Friday, 17 December 2010

Brighton Council action on reducing carbon emissions is pitiful

Regular readers of this 'blog will know that, depsite being a Green Party councillor, I don't often muse on traditionally environmental topics.

But, given the cold weather that seems to have brought most of the country to a stanstill (for the fourth tine in a year!) I don't feel I can hold off from talking about Brighton Council's shameful record on climate change any longer.

Of course most of us imagine the symptoms of global warming to be increased desertification, rising sea levels, water shortages and so on, but scientific consenses these days seems to point to the increased incidence of extreme weather events and general meterological unpredictablity too. And that's exactly what we're seeing at the moment.

Of course, climate change isn't anyone's fault acting alone. But big employers and public service providers can make a real difference to the carbon dioxide emissions which are prety universally thought to be driving the climate chaos.

That's why the council together with its public secor parners (like the police, the fire and rescue service, the soon-to-be-disbanded primary care trust and so on) adopted the target of reducing CO2 emissions across the city by some 12%.

Figures reported to the city's Local Stratic Partnership a couple of weeks ago though show the progress has been pitiful - CO2 reductions are only about half that, at about six per cent - and most of those are due to recession meaning there's less stuff being made, bought and sold.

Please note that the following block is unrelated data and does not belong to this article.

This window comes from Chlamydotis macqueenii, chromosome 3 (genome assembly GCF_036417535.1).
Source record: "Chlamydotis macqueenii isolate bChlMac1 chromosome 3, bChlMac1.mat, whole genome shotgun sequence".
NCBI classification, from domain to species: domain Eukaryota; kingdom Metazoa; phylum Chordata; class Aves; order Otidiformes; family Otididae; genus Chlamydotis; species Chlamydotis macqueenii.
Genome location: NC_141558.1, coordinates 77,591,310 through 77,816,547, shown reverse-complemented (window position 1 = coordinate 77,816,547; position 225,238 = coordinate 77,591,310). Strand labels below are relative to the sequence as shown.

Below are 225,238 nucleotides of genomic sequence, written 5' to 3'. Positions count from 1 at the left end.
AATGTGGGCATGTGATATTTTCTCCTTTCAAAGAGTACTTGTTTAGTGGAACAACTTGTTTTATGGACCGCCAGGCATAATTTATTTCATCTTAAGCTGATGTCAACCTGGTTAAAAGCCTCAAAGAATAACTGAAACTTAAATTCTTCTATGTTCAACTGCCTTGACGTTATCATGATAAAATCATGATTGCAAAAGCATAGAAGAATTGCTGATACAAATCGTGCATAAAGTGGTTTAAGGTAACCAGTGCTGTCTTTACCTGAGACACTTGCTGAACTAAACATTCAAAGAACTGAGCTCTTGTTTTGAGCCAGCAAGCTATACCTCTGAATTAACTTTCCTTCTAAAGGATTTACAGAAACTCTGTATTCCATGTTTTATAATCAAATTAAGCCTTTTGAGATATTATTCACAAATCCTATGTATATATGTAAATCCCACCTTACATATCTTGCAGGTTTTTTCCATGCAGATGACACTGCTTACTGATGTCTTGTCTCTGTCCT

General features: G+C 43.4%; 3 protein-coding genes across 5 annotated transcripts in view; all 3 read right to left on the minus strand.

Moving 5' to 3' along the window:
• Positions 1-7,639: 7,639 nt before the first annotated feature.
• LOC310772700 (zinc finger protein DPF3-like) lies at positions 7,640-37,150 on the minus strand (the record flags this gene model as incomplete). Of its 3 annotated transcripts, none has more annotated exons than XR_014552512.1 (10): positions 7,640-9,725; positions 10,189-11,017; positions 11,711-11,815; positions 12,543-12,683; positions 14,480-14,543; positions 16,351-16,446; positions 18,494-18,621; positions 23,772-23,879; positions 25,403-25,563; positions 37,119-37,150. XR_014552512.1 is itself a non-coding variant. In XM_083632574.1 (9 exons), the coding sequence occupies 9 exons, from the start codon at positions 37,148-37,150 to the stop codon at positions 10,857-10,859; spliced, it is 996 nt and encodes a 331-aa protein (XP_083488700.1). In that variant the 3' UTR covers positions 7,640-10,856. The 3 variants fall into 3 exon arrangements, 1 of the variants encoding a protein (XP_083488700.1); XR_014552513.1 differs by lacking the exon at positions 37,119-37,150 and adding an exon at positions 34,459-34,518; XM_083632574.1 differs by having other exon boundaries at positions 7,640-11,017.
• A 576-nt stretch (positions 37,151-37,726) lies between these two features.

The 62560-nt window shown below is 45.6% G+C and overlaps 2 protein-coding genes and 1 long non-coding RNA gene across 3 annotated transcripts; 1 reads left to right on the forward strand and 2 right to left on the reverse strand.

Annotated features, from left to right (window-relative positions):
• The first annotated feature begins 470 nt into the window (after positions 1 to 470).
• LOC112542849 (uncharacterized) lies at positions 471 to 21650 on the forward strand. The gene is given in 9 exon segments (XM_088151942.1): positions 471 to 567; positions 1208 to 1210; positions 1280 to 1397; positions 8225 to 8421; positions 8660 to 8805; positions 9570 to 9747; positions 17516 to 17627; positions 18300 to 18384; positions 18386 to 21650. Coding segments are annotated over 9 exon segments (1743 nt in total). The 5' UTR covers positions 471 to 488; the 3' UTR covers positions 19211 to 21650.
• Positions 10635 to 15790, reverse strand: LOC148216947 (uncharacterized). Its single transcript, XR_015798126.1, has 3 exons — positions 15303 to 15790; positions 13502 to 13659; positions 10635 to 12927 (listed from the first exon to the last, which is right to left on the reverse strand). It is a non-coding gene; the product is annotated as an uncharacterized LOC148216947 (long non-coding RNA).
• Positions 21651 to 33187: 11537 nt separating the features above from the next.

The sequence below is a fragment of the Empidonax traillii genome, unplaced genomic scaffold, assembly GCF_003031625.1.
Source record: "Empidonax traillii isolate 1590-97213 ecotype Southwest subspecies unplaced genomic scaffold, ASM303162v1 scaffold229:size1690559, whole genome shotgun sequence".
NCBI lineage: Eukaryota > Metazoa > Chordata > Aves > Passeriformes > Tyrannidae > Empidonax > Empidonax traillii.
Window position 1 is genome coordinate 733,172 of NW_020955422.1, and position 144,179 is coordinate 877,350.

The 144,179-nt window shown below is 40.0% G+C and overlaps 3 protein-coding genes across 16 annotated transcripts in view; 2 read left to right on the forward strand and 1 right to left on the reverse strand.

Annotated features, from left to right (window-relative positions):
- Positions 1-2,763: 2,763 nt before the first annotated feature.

Could it just be that the council doesn't take its duty to reduce CO2 emissions seriously?

New Brighton Sainsbury's will be a disaster for local traders: I predict a wave of direct action

So it's official: Sainbury's wants to open its 10th supermarket in the city on the old Job Centre site in St James's Street.

The store revealed its plan - to open a Sainbury Local on the site in Spring 2011, in a letter to me as ward councillor (in which the firm has asked for my support - fat chance!) - and it has been reported in today's Argus.

If it opens, the new supermarket will be the fourth in just a few shorth metres of St James's Street - and the sixth in a stretch running from Rock Gardens to the Clock Tower (about a ten-minute walk).

Let's be clear - a new Sainsbury's will be a disaster for the area and the wider environment: both for residents and local businesses.